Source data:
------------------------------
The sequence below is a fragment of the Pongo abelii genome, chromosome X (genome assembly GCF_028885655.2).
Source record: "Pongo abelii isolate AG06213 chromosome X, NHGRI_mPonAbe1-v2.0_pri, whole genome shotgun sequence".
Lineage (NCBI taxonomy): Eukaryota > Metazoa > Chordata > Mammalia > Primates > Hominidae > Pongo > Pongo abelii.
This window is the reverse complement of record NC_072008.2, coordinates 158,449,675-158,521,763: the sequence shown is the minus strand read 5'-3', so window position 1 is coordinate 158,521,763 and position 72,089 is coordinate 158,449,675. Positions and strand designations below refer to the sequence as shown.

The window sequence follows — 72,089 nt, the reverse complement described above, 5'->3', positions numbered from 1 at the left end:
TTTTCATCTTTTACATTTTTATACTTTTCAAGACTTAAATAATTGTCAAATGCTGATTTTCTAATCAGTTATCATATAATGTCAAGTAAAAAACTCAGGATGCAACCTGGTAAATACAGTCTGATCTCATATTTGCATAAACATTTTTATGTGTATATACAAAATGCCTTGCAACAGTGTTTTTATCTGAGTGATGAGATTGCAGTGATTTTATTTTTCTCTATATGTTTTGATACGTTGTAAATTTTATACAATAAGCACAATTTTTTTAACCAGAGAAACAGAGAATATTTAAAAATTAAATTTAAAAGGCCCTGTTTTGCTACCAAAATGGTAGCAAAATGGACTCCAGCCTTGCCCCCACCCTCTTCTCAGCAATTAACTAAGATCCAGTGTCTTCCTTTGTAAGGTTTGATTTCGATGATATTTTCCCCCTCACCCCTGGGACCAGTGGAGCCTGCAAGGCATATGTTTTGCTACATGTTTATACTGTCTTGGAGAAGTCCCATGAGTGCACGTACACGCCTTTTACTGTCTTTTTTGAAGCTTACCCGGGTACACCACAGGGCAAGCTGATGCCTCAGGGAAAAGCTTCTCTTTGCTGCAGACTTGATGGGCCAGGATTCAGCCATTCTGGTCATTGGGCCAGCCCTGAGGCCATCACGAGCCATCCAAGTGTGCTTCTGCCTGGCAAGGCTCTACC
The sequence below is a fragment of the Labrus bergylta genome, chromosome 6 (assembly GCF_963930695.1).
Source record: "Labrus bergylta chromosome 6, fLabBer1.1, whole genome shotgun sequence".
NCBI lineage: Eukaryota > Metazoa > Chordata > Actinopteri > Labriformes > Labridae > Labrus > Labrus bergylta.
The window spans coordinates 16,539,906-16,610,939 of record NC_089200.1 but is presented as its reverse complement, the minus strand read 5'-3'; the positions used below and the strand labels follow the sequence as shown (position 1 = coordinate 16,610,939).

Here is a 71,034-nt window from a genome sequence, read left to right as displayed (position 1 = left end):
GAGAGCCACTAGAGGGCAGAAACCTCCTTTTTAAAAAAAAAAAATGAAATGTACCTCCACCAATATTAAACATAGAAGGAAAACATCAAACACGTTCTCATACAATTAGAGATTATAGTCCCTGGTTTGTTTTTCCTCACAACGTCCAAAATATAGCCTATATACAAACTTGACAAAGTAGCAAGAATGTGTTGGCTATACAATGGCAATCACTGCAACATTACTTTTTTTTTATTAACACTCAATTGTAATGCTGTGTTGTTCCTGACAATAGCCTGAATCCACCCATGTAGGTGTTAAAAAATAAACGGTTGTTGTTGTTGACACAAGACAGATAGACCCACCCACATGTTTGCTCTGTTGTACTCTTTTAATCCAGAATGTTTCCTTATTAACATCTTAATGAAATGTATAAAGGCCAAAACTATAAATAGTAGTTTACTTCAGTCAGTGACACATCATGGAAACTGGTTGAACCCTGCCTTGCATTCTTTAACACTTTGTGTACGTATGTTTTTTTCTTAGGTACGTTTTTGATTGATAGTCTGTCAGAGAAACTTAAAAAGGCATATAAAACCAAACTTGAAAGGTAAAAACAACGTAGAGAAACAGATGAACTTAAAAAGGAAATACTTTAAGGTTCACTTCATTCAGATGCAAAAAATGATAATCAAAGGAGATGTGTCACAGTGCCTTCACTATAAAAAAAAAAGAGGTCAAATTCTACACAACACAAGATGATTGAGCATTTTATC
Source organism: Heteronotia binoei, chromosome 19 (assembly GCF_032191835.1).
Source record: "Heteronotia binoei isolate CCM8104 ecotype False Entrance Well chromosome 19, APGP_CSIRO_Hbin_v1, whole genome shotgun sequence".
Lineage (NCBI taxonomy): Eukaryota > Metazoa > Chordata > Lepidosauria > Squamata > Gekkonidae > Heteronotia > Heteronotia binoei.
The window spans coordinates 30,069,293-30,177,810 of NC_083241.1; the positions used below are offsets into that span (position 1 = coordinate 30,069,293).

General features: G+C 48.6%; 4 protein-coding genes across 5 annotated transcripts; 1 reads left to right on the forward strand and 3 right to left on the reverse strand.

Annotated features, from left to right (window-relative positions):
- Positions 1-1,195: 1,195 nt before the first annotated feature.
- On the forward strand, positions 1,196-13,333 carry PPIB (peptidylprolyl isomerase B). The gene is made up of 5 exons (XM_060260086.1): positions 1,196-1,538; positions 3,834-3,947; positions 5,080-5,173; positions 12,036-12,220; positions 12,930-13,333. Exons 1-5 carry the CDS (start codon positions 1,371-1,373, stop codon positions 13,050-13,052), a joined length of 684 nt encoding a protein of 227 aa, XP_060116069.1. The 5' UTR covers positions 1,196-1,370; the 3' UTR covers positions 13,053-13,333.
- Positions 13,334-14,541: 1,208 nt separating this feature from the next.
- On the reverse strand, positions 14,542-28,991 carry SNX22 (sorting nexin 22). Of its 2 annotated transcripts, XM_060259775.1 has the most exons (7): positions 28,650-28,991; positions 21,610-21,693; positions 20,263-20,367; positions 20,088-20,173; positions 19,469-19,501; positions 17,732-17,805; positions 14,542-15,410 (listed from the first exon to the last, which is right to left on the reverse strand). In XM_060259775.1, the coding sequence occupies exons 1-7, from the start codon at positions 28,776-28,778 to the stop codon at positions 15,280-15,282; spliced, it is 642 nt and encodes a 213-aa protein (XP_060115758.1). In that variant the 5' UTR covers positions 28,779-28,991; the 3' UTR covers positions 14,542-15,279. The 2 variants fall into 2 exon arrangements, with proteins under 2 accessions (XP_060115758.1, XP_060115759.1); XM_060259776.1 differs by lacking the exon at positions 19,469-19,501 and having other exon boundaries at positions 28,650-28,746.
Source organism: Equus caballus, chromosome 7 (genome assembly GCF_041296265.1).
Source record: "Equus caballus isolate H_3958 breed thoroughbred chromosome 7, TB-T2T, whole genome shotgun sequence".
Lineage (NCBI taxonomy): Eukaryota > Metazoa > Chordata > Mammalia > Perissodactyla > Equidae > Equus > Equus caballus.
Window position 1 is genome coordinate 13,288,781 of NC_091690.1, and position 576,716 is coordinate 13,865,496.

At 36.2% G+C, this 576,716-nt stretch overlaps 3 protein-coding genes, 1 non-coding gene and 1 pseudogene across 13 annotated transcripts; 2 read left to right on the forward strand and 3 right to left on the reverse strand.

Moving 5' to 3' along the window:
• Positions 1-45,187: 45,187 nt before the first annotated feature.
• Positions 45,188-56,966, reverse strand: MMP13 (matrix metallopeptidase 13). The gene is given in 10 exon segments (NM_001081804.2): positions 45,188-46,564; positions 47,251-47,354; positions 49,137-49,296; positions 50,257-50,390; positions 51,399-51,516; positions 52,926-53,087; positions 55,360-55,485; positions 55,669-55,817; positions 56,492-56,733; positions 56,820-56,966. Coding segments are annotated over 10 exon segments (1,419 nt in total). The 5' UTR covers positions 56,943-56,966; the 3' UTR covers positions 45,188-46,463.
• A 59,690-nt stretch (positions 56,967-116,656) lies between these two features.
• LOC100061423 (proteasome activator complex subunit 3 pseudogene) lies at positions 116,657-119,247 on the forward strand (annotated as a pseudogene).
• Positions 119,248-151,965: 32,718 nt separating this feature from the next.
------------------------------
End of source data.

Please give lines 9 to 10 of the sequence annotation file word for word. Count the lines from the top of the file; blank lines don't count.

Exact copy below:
NCBI lineage: Eukaryota > Metazoa > Chordata > Actinopteri > Labriformes > Labridae > Labrus > Labrus bergylta.
The window spans coordinates 16,539,906-16,610,939 of record NC_089200.1 but is presented as its reverse complement, the minus strand read 5'-3'; the positions used below and the strand labels follow the sequence as shown (position 1 = coordinate 16,610,939).